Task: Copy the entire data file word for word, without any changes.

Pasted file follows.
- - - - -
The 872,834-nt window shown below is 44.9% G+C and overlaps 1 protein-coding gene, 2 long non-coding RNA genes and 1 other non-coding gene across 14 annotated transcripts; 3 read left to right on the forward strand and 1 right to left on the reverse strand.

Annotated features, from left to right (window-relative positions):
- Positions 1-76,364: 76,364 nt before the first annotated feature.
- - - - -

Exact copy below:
The 872,834-nt window shown below is 44.9% G+C and overlaps 1 protein-coding gene, 2 long non-coding RNA genes and 1 other non-coding gene across 14 annotated transcripts; 3 read left to right on the forward strand and 1 right to left on the reverse strand.

Annotated features, from left to right (window-relative positions):
- Positions 1-76,364: 76,364 nt before the first annotated feature.